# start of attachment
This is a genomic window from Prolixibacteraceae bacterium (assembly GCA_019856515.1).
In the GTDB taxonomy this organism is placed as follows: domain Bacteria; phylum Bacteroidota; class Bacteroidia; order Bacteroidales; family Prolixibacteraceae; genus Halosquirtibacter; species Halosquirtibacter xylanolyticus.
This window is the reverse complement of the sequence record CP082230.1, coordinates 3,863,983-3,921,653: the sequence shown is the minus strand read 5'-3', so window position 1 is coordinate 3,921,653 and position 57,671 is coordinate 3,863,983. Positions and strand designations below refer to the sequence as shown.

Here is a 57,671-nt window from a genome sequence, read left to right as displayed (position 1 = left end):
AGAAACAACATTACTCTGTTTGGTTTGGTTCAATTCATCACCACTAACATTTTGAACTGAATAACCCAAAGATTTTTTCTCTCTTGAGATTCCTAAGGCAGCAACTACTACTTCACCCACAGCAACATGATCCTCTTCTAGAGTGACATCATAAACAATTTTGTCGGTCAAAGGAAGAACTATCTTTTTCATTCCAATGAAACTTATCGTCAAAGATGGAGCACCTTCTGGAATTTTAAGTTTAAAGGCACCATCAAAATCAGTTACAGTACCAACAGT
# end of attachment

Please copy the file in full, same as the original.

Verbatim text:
This is a genomic window from Prolixibacteraceae bacterium (assembly GCA_019856515.1).
In the GTDB taxonomy this organism is placed as follows: domain Bacteria; phylum Bacteroidota; class Bacteroidia; order Bacteroidales; family Prolixibacteraceae; genus Halosquirtibacter; species Halosquirtibacter xylanolyticus.
This window is the reverse complement of the sequence record CP082230.1, coordinates 3,863,983-3,921,653: the sequence shown is the minus strand read 5'-3', so window position 1 is coordinate 3,921,653 and position 57,671 is coordinate 3,863,983. Positions and strand designations below refer to the sequence as shown.

Here is a 57,671-nt window from a genome sequence, read left to right as displayed (position 1 = left end):
AGAAACAACATTACTCTGTTTGGTTTGGTTCAATTCATCACCACTAACATTTTGAACTGAATAACCCAAAGATTTTTTCTCTCTTGAGATTCCTAAGGCAGCAACTACTACTTCACCCACAGCAACATGATCCTCTTCTAGAGTGACATCATAAACAATTTTGTCGGTCAAAGGAAGAACTATCTTTTTCATTCCAATGAAACTTATCGTCAAAGATGGAGCACCTTCTGGAATTTTAAGTTTAAAGGCACCATCAAAATCAGTTACAGTACCAACAGT